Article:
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Publication numberUS429214 A
Publication typeGrant
Publication dateJun 3, 1890
Filing dateOct 9, 1889
Publication numberUS 429214 A, US 429214A, US-A-429214, US429214 A, US429214A
InventorsJohn Lanius
Export CitationBiBTeX, EndNote, RefMan
External Links: USPTO, USPTO Assignment, Espacenet
Railway signal-flag and staff
US 429214 A
Abstract  available in
Images(1)
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Claims  available in
Description  (OCR text may contain errors)

(No Model.)

J LANIUS. RAILWAY SIGNAL FLAG AND STAFF.

No.429,214. PatentedJune s, 1890.

WITNESSES B INVENTDR Q K @mm, I ,z%

UNITED STATES PATENT OFFIcE.

JOHN LANIUS, or GALION, OHIO.

RAILWAY SIGNAL-FLAG AND STAFF.

SPECIFICATION forming part of Letters Patent No. 429,214, dated June 3, 1890.

Application filed October 9, 18 89.

Sen'al No. 326,643. (No model.)

To all whom it may concern:

Be it known that I, JOHN LANIUS, a residentof Galion,in the county of Crawford and State of Ohio, a citizen of the United States, have invented a certain new and Improved Railway Signal-Flag and Staff; and I do hereby. declare the following to be a full, clear, and complete description thereof.

The nature of the said improvement relates to the manner of attaching the flag to the staff, and in constructing the staff flexible.

Preferably the flag is made of thin sheet metal and connected to the staff by loose loops or links, so that the flag will swing upon said staff. The flag is in two or more sections or parts, and the parts are secured together by a flexible connection.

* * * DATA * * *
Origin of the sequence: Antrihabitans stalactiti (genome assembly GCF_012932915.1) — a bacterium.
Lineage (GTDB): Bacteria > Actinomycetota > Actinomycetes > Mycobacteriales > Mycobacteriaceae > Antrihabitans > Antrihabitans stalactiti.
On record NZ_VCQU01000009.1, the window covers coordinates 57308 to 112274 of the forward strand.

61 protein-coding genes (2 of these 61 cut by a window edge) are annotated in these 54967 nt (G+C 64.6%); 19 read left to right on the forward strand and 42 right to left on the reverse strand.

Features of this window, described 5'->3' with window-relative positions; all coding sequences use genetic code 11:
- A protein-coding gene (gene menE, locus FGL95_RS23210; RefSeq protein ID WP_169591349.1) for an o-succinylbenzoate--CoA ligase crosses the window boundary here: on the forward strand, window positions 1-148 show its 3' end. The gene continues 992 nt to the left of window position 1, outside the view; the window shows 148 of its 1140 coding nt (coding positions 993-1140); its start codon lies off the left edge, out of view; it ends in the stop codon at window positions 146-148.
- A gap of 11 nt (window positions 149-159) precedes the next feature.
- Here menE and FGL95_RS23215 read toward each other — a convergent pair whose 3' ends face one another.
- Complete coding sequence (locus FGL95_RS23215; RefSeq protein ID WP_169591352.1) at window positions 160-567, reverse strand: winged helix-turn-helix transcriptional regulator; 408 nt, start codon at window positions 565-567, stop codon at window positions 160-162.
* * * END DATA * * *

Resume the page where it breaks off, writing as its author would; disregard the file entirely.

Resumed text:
The signal-flag is attached to the rear end of the caboose of a freight-train to indicate to the engineer that the train is intact, as the breaking or disconnection of any, part of the train between the engine and caboose will note to the engineer that a section has been severed by the fact of the flag not being in sight as the cars are left behind the moving train.

Engineers are at times misled by supposing the train to be severed, and stop the cars for the purpose of running back to integrate the detached sections, when, in fact, the train is integral; but owing to the flag, which is usually made of textile fabric, being, by the air-currents, blown back behind the caboose, or so wound up about the flag-staff as not to be seen from the enginecab, delay and danger are caused by stopping or delaying the train for the reason stated. The ordinary :flag-staif is rigid with a textile flag attached to it, which, as it extends out from the caboose or car to which it is attached, is liable to be broken away or detached by contact with passing trains in passing stations, and from other causes which occur on the road. When the signal-flag is not in sight from the engine, from this or any other cause, and the engineer arrests the train, supposing it to be severed, accident or delay is liable to follow, to prevent which is the purpose of said improvement in flag-signals, as hereinafter more fully described.

Figure 1 is a view of the signal and staff. Fig. 2 is a sectional view of the staff detached from the flag.

Like letters of reference refer to like parts in the several views.

The flag A is of thin sheet metal or other suitable material which may be capable of resisting the folding and winding about the staif by the action of the wind, as is the case with the ordinary flag of textile fabric. The fiag A is connected to the staff B by means of two or more loops 0, which loops are inovably adjusted in circular grooves in the staff, with a shoulder a at each end thereof, as shown in Fig. 1. The flag is fastened to the ends of the loops, which lap on the flag by screw-bolts or otherwise, as shown. The loops arranged in the circular grooves of the staif allow the swing or turn thereon, while the shoulders to a prevent the loops and flag from being detached from or slipping off the said staff.